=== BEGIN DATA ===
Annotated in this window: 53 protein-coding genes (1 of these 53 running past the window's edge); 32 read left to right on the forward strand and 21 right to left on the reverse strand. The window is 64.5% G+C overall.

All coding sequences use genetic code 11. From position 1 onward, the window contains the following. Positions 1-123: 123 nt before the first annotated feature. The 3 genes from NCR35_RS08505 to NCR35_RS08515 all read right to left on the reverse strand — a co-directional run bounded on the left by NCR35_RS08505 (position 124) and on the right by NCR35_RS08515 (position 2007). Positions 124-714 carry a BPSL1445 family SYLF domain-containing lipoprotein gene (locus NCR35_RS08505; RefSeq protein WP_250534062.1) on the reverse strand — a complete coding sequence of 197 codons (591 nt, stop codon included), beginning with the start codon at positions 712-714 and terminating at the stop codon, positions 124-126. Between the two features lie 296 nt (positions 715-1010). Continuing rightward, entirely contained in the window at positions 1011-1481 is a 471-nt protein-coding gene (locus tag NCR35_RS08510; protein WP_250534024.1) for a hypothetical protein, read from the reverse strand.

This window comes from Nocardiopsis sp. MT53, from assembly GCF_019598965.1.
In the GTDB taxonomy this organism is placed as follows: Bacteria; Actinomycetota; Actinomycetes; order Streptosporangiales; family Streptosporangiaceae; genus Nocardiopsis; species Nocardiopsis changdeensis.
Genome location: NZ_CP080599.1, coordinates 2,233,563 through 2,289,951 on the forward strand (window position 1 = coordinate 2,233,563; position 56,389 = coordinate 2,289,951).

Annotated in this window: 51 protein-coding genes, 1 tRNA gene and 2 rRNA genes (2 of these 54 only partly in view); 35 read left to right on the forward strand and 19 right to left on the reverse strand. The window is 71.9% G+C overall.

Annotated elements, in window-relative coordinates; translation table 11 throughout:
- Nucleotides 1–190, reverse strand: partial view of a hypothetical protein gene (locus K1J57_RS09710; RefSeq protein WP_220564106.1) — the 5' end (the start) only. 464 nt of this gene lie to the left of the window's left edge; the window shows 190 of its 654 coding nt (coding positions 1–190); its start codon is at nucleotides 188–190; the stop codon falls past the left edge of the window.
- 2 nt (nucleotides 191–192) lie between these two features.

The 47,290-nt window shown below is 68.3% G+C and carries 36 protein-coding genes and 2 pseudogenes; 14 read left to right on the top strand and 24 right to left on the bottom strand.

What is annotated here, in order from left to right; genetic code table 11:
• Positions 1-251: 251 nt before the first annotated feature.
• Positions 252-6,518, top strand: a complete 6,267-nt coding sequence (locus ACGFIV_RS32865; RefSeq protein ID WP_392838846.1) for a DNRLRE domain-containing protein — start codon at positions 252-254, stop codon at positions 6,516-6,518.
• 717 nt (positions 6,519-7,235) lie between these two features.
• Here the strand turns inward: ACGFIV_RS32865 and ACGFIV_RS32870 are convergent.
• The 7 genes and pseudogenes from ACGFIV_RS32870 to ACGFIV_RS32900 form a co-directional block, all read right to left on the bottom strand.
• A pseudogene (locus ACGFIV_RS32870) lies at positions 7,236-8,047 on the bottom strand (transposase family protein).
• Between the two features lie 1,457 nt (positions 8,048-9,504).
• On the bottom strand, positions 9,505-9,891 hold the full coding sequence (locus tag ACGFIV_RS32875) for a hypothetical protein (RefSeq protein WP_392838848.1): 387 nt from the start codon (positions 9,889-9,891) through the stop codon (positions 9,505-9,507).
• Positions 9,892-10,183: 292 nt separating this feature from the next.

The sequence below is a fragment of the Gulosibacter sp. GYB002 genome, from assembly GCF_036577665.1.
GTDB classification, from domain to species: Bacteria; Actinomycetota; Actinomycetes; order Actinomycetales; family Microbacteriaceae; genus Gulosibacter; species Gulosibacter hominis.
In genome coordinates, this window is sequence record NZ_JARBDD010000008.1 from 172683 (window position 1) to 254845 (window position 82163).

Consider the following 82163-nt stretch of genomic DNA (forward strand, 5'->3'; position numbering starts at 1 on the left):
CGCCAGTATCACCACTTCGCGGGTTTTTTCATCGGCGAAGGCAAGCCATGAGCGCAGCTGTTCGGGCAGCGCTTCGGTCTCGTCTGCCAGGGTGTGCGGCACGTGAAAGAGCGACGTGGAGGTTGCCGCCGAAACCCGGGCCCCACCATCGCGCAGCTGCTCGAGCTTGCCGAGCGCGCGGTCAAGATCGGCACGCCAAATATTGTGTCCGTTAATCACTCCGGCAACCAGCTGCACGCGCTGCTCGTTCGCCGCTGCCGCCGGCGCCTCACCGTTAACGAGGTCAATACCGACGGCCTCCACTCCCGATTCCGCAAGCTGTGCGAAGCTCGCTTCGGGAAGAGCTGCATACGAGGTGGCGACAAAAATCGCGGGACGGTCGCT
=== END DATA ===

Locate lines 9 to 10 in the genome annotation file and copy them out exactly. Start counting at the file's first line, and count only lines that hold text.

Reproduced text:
- 2 nt (nucleotides 191–192) lie between these two features.

The 47,290-nt window shown below is 68.3% G+C and carries 36 protein-coding genes and 2 pseudogenes; 14 read left to right on the top strand and 24 right to left on the bottom strand.